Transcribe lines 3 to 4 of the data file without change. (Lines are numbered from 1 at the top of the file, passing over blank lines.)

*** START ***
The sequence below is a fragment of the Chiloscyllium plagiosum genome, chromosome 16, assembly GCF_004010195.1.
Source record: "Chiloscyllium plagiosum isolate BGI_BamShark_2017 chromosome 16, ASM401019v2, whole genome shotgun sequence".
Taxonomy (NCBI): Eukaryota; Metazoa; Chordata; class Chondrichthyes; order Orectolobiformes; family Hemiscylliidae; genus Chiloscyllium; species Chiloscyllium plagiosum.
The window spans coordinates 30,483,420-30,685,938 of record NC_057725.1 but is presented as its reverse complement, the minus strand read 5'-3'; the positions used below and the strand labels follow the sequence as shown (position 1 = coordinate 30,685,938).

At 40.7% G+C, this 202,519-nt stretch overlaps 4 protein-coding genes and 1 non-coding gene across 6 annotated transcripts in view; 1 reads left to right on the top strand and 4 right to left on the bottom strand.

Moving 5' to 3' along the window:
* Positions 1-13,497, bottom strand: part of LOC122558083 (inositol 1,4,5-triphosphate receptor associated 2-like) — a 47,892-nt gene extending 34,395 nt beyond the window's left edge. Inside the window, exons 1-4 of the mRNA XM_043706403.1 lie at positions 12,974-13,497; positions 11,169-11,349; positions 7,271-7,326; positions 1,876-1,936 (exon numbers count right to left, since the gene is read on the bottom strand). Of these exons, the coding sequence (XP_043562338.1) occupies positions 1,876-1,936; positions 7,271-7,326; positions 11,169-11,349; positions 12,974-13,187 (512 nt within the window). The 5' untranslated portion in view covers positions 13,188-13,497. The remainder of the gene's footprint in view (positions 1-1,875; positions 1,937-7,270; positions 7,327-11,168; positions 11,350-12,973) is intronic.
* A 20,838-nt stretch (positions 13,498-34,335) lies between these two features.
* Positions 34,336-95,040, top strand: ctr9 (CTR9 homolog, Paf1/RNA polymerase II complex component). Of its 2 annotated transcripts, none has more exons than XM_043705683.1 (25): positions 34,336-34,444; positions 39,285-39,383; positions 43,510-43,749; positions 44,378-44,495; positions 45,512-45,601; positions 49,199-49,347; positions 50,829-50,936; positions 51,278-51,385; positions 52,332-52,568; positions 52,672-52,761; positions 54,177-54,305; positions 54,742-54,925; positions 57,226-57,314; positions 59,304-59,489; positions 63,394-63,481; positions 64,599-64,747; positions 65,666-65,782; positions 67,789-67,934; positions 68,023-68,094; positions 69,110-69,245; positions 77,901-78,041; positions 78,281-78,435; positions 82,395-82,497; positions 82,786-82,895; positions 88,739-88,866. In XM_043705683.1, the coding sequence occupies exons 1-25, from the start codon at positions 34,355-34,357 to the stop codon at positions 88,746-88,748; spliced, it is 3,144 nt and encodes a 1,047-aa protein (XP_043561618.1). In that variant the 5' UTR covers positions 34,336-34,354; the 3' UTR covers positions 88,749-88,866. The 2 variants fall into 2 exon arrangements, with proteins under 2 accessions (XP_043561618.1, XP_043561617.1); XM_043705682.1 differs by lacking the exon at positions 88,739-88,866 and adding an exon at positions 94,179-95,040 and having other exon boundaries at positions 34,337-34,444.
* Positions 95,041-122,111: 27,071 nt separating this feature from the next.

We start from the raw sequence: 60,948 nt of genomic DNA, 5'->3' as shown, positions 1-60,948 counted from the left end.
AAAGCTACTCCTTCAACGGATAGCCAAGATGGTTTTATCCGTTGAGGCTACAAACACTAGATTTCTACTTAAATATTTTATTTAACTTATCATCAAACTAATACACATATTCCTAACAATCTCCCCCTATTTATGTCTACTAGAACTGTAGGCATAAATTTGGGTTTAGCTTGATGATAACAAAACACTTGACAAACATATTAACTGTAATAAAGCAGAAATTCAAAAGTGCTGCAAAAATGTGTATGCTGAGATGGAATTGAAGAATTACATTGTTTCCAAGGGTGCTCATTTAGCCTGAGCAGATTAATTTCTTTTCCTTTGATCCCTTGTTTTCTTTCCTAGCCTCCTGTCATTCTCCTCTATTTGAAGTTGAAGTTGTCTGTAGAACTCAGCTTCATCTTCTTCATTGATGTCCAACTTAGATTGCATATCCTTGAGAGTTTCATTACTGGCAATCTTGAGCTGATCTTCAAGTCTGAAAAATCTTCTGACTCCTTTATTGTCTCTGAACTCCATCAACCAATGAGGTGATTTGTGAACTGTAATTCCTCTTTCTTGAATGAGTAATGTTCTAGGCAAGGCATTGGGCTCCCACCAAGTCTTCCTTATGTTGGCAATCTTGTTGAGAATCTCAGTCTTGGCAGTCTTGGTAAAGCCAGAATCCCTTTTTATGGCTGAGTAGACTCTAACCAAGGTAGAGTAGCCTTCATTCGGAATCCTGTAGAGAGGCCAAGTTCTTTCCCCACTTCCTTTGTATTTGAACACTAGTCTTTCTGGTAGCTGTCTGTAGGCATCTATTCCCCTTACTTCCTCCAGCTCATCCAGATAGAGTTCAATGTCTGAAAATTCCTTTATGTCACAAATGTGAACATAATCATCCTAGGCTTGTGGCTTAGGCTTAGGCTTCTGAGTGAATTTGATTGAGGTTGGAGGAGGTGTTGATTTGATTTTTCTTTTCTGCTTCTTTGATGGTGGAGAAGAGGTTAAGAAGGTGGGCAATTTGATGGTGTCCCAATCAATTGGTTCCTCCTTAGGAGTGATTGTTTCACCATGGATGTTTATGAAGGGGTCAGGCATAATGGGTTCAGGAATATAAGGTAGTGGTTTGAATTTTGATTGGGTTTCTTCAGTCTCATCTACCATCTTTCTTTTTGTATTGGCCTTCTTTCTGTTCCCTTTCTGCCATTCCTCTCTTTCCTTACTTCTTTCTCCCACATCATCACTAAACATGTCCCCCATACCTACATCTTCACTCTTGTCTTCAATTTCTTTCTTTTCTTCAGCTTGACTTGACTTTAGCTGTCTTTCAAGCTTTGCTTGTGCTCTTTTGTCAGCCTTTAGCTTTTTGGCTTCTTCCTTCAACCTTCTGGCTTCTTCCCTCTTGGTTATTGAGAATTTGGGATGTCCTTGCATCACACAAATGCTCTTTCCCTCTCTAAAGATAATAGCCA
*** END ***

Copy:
Taxonomy (NCBI): Eukaryota; Metazoa; Chordata; class Chondrichthyes; order Orectolobiformes; family Hemiscylliidae; genus Chiloscyllium; species Chiloscyllium plagiosum.
The window spans coordinates 30,483,420-30,685,938 of record NC_057725.1 but is presented as its reverse complement, the minus strand read 5'-3'; the positions used below and the strand labels follow the sequence as shown (position 1 = coordinate 30,685,938).